The Beirut-based car company W Motors has completed the first prototype of its $3.4 million “ultra-luxury hypercar” and is gearing up to officially launch sales at the Qatar Auto Show starting January 29 in Doha.
The “LykanHypersport 2013” is the brainchild of Beirut-born car designer Ralph Debbas, who is the lead investor, chairman and chief operating officer of W Motors. Debbas designed ”several concepts” for such luxury car brands as Land Rover and Aston Martin before starting W Motors in 2006.
The launch of what Debbas has dubbed “the first Arabian supercar” is an ambition he has nurtured since college. The seven models of the LykanHypersport 2013 will not be made in the Middle East either, but Debbas said W Motors is moving its production facilities from Torino, Italy, to Abu Dhabi and Qatar. Though the company will keep offices in Beirut, he said, they have no plans to manufacture the car in Lebanon anytime soon.
The LykanHypersport 2013 will be Lebanese in name only, but the car’s design and the press material about its launch bear many marks of its country of origin: a penchant for superlatives, a commitment to exclusivity, and flashy features like LED lights encrusted with 15 carats of diamonds, a gold-stitched leather interior, a reverse door-opening system. The car also boasts “a state-of-the-art, 3-D virtual holographic display with tactile interaction,” which Debbas said would “project images in midair,” and has the backing of some major international luxury car manufacturing brands.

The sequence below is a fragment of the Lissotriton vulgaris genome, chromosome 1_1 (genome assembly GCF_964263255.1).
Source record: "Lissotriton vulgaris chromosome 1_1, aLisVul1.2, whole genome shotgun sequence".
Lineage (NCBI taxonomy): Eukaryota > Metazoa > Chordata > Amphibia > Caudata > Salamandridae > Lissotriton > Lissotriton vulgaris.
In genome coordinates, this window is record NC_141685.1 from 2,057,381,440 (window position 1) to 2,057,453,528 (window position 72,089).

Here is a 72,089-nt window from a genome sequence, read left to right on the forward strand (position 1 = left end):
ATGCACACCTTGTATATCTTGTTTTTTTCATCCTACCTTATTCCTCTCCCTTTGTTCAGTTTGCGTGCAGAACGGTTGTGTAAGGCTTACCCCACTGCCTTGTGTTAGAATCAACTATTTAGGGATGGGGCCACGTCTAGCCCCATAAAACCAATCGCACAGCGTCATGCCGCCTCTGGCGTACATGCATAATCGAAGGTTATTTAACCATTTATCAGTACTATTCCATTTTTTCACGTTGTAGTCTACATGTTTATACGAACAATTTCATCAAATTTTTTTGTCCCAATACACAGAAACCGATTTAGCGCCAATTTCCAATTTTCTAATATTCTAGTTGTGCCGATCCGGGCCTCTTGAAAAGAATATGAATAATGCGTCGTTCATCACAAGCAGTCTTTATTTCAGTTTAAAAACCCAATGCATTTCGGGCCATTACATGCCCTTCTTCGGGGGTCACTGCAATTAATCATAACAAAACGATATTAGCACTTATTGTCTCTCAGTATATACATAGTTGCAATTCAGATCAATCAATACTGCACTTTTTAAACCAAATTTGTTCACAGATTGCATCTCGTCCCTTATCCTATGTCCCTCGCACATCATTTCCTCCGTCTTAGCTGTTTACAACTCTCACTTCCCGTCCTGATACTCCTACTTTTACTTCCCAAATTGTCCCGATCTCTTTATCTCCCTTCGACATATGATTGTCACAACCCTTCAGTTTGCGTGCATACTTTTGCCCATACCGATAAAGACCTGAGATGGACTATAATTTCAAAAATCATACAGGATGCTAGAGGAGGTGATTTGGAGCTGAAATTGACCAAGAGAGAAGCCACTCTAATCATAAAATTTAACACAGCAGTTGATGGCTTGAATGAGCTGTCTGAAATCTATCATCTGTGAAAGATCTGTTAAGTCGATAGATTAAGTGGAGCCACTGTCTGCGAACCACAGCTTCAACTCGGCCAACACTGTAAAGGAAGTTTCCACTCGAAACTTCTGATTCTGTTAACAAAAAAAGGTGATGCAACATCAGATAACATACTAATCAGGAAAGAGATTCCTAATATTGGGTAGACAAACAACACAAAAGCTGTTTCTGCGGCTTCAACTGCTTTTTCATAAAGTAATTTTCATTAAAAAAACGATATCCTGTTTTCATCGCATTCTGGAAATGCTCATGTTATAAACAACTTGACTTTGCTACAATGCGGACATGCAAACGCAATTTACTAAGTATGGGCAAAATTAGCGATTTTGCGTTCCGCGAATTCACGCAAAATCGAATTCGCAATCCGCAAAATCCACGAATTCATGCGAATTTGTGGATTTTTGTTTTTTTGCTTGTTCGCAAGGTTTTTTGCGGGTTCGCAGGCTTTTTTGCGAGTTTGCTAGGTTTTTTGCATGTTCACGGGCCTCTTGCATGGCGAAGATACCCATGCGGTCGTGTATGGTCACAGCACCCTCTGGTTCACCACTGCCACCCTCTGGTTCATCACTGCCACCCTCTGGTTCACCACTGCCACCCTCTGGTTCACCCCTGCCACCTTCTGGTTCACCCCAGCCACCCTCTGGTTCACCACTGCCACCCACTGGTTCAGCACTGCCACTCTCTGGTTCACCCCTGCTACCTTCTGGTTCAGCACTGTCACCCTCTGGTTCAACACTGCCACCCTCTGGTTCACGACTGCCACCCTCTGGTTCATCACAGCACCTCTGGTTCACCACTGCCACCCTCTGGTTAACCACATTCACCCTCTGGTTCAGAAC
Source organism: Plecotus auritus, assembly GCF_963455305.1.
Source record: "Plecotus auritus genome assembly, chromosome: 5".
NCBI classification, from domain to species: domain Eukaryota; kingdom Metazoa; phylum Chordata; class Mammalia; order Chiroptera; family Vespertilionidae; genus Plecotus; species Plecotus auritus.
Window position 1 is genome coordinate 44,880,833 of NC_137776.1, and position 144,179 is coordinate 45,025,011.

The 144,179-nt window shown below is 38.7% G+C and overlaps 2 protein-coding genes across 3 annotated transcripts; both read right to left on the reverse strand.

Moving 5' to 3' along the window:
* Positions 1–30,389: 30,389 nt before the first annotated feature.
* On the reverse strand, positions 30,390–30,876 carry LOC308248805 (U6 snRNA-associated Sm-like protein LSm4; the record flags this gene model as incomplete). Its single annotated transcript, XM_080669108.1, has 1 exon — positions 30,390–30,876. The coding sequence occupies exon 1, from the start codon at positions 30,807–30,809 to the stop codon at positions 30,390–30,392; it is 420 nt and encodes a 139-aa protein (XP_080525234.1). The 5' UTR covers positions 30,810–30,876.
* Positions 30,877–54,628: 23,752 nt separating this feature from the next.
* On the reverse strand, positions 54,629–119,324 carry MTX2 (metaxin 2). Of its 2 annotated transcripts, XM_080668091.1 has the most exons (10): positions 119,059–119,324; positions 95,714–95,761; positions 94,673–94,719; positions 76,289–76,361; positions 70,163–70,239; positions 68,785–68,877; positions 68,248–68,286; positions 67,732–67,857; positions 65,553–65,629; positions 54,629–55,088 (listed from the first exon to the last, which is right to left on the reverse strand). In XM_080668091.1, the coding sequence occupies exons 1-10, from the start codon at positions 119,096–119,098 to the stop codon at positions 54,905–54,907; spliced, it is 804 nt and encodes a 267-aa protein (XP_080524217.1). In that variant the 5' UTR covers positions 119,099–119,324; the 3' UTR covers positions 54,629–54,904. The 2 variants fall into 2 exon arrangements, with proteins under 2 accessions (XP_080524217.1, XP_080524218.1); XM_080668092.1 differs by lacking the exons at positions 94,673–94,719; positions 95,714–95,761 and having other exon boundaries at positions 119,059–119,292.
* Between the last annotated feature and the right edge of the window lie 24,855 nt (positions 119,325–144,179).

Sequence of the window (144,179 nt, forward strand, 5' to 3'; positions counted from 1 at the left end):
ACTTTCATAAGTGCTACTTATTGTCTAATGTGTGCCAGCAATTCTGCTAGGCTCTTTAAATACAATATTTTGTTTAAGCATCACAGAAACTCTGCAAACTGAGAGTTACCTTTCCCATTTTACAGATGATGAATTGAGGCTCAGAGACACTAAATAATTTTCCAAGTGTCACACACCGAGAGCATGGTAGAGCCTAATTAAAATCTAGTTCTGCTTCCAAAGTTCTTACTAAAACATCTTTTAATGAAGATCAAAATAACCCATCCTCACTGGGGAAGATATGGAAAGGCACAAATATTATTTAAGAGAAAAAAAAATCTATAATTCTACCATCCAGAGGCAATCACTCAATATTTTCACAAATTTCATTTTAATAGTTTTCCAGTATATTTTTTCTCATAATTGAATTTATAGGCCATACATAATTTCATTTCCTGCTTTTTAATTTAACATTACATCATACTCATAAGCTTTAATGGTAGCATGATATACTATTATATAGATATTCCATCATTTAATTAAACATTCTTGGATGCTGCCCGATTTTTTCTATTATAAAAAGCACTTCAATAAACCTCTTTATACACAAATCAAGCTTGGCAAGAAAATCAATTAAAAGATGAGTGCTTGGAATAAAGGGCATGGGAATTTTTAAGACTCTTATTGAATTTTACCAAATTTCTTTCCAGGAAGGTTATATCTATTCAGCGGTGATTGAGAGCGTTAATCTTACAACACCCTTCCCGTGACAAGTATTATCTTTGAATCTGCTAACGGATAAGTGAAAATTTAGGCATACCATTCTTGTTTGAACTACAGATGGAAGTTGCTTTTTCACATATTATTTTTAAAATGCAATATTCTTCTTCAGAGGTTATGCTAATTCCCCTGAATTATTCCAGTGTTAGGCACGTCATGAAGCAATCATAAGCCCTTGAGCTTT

The car accelerates from 0 to 100 kph in 2.8 seconds and reaches a maximum speed of 390 kph. Debbas declined to specify the wholesale production costs, but with 100 employees needed to assemble each vehicle, the initial investment “was no joke.”
Debbas will start taking orders for the LykanHypersport 2013 at the Qatar auto show and expects to deliver the vehicles in September. W Motors plans to launch a slightly more understated and less exclusive model of the Lykan at the Dubai Auto Show in November – it will retail for $1.6 million.
adapted from Daily Star Lebanon